Phase IV

January 28, 2012 3 Min Read

Review by: Fusion3600

Plot: What’s it about?

After an unexplained cosmic event, a world that was once ignored has risen and demanded to be heard. The ants of the world are small and their world is underfoot, so humans don’t pay much attention to what goes on down there. But after this cosmic event, the ants have stopped just taking all the stomps, sprays, and magnifying glasses, in ways that have the world taking notice of this small world. A series of strange patterns appears and has scientists baffled, as it seems to be the work of ants. The ants have become super intelligent and banded together, even driving people out of their homes. As scientists race to try to learn why these events have unfolded, the ants seem to be taking actions of their own…

This is a movie about ants gone wild, but don’t expect an insane killer ants type of scenario, as Phase IV is more sci/fi than “when animals attack.” I hadn’t been able to see the movie until this Legend Films release, but based on what I had heard and the involvement of Saul Bass, I had decent expectations. The main issue with Phase IV is that it moves at a slow pace and in truth, can be a touch dull at times. But Bass makes the most of the atmosphere and visuals, relying more on those elements than dialogue or traditional narrative. In the end, Phase IV has great atmosphere and is a nice old school style take on the “nature run amok” genre, but I think a rental is the best option.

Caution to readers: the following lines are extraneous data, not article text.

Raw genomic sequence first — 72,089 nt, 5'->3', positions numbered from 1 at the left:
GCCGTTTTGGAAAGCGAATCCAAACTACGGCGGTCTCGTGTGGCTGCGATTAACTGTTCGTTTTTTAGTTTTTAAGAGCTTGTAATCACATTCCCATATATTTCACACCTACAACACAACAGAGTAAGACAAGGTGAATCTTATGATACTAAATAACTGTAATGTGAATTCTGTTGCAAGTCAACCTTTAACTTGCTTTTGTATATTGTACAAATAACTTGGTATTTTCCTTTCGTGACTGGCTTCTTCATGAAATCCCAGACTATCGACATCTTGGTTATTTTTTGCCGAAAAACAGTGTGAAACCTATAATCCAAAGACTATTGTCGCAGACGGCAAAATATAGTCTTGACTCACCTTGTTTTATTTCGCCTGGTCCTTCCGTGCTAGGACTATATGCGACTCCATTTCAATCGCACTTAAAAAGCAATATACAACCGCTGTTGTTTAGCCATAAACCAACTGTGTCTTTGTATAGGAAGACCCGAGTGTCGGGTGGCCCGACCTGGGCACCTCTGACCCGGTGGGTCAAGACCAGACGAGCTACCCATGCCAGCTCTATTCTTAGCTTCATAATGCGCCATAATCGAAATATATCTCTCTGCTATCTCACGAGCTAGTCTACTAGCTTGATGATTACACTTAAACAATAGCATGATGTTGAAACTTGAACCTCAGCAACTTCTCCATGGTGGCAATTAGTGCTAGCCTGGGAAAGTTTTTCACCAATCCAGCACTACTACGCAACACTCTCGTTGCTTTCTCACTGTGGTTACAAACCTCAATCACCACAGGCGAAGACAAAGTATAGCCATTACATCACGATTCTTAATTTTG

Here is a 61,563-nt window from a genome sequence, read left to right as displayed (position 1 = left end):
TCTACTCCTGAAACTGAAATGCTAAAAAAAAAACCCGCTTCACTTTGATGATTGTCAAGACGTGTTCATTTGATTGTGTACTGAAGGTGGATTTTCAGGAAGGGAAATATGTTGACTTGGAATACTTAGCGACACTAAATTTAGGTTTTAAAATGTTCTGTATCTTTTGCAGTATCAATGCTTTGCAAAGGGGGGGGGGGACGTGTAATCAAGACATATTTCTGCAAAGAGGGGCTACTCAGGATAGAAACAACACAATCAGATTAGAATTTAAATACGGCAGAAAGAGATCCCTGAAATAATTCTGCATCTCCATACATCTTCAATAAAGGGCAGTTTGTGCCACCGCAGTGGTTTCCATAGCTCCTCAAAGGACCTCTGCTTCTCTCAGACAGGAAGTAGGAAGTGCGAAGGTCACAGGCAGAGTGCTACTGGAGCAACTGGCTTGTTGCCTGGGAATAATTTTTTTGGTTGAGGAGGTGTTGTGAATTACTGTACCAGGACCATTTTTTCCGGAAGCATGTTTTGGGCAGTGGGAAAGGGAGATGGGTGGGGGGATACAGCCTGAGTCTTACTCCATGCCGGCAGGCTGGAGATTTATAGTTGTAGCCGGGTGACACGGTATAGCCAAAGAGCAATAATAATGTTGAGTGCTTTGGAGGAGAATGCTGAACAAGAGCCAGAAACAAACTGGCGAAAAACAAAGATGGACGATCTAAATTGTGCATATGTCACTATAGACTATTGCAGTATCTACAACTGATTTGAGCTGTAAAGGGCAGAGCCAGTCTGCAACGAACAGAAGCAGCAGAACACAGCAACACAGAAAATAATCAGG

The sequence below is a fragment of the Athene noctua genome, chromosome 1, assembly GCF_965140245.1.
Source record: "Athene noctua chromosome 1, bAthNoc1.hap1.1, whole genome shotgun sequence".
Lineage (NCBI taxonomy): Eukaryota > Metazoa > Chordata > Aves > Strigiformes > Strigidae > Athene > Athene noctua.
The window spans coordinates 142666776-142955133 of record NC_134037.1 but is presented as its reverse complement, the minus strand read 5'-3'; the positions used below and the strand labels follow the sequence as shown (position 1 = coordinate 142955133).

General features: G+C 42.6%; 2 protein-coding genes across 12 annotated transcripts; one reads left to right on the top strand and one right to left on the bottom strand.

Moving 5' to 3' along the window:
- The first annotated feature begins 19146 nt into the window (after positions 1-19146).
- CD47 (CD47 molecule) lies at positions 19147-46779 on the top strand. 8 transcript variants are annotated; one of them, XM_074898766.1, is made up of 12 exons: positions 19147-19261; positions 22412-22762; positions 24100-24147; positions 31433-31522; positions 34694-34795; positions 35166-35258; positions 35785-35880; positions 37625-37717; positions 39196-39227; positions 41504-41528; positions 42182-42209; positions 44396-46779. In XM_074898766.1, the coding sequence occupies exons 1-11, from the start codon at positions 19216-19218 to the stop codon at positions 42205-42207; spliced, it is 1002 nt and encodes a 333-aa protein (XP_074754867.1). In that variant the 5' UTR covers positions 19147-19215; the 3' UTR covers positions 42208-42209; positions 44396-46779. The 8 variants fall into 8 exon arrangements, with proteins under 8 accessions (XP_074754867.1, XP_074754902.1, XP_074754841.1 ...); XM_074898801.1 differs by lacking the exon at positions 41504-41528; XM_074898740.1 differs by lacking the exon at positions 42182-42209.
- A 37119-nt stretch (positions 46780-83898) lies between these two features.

Video: How does it look?

Phase IV is presented in 1.78:1 anamorphic widescreen. This looks good, but of course, shows signs of the tolls of time. The print is by no means in bad condition, but there is frequent debris and grain. These issues cause some softness, but the image has decent detail in most scenes. I found colors to be bright and natural, while contrast is a little inconsistent, but holds up well in most instances. All in all, a more than acceptable treatment.

Audio: How does it sound?

A solid, though unremarkable soundtrack is used here and on the whole, it handles the material in fine fashion. You’ll hear some hiss, pops, and other signs of wear are evident, but not as many as you might assume. In addition, these errors never become a distraction and as such, I doubt anyone will complain too much. Not a bad soundtrack at all.

Supplements: What are the extras?

This disc includes no bonus materials.

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